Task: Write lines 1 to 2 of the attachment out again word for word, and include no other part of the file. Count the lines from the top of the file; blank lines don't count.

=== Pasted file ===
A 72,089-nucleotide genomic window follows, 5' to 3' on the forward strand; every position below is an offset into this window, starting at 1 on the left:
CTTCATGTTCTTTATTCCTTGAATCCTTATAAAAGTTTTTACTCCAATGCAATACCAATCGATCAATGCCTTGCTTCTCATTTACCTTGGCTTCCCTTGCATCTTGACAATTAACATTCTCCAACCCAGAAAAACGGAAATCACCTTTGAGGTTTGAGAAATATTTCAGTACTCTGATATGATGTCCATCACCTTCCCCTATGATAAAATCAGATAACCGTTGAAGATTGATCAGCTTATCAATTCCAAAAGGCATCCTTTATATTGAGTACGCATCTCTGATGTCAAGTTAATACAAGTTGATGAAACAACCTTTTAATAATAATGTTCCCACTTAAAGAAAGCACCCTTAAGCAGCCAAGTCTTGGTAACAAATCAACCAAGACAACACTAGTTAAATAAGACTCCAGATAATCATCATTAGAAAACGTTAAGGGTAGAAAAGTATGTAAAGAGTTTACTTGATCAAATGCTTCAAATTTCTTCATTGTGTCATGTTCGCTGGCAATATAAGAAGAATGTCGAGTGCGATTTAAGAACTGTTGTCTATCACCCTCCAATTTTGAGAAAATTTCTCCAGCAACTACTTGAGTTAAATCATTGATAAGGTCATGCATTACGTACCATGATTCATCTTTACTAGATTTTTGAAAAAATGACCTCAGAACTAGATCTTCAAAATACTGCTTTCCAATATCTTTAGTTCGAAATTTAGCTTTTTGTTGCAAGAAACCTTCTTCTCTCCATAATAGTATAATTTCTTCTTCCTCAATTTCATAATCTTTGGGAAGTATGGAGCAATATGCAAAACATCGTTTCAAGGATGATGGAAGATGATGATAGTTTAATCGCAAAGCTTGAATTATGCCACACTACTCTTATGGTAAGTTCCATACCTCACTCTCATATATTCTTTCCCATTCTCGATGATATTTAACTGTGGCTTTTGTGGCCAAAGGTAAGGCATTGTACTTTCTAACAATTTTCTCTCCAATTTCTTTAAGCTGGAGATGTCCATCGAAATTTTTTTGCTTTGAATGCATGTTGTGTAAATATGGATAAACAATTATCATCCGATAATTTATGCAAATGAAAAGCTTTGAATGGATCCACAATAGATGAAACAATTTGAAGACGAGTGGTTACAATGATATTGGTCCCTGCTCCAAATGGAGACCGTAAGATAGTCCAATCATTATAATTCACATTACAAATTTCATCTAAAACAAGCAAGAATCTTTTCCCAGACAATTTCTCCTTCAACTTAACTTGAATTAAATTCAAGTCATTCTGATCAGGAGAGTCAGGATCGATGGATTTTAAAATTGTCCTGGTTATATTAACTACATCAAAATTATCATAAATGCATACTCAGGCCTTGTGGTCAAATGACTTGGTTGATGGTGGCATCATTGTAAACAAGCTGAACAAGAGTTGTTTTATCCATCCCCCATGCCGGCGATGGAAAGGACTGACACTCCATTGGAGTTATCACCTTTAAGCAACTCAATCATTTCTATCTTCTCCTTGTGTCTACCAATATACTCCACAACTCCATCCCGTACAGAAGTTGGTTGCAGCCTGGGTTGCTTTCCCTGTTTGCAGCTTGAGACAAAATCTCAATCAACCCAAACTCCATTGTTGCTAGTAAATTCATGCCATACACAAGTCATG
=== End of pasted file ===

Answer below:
A 72,089-nucleotide genomic window follows, 5' to 3' on the forward strand; every position below is an offset into this window, starting at 1 on the left:
CTTCATGTTCTTTATTCCTTGAATCCTTATAAAAGTTTTTACTCCAATGCAATACCAATCGATCAATGCCTTGCTTCTCATTTACCTTGGCTTCCCTTGCATCTTGACAATTAACATTCTCCAACCCAGAAAAACGGAAATCACCTTTGAGGTTTGAGAAATATTTCAGTACTCTGATATGATGTCCATCACCTTCCCCTATGATAAAATCAGATAACCGTTGAAGATTGATCAGCTTATCAATTCCAAAAGGCATCCTTTATATTGAGTACGCATCTCTGATGTCAAGTTAATACAAGTTGATGAAACAACCTTTTAATAATAATGTTCCCACTTAAAGAAAGCACCCTTAAGCAGCCAAGTCTTGGTAACAAATCAACCAAGACAACACTAGTTAAATAAGACTCCAGATAATCATCATTAGAAAACGTTAAGGGTAGAAAAGTATGTAAAGAGTTTACTTGATCAAATGCTTCAAATTTCTTCATTGTGTCATGTTCGCTGGCAATATAAGAAGAATGTCGAGTGCGATTTAAGAACTGTTGTCTATCACCCTCCAATTTTGAGAAAATTTCTCCAGCAACTACTTGAGTTAAATCATTGATAAGGTCATGCATTACGTACCATGATTCATCTTTACTAGATTTTTGAAAAAATGACCTCAGAACTAGATCTTCAAAATACTGCTTTCCAATATCTTTAGTTCGAAATTTAGCTTTTTGTTGCAAGAAACCTTCTTCTCTCCATAATAGTATAATTTCTTCTTCCTCAATTTCATAATCTTTGGGAAGTATGGAGCAATATGCAAAACATCGTTTCAAGGATGATGGAAGATGATGATAGTTTAATCGCAAAGCTTGAATTATGCCACACTACTCTTATGGTAAGTTCCATACCTCACTCTCATATATTCTTTCCCATTCTCGATGATATTTAACTGTGGCTTTTGTGGCCAAAGGTAAGGCATTGTACTTTCTAACAATTTTCTCTCCAATTTCTTTAAGCTGGAGATGTCCATCGAAATTTTTTTGCTTTGAATGCATGTTGTGTAAATATGGATAAACAATTATCATCCGATAATTTATGCAAATGAAAAGCTTTGAATGGATCCACAATAGATGAAACAATTTGAAGACGAGTGGTTACAATGATATTGGTCCCTGCTCCAAATGGAGACCGTAAGATAGTCCAATCATTATAATTCACATTACAAATTTCATCTAAAACAAGCAAGAATCTTTTCCCAGACAATTTCTCCTTCAACTTAACTTGAATTAAATTCAAGTCATTCTGATCAGGAGAGTCAGGATCGATGGATTTTAAAATTGTCCTGGTTATATTAACTACATCAAAATTATCATAAATGCATACTCAGGCCTTGTGGTCAAATGACTTGGTTGATGGTGGCATCATTGTAAACAAGCTGAACAAGAGTTGTTTTATCCATCCCCCATGCCGGCGATGGAAAGGACTGACACTCCATTGGAGTTATCACCTTTAAGCAACTCAATCATTTCTATCTTCTCCTTGTGTCTACCAATATACTCCACAACTCCATCCCGTACAGAAGTTGGTTGCAGCCTGGGTTGCTTTCCCTGTTTGCAGCTTGAGACAAAATCTCAATCAACCCAAACTCCATTGTTGCTAGTAAATTCATGCCATACACAAGTCATG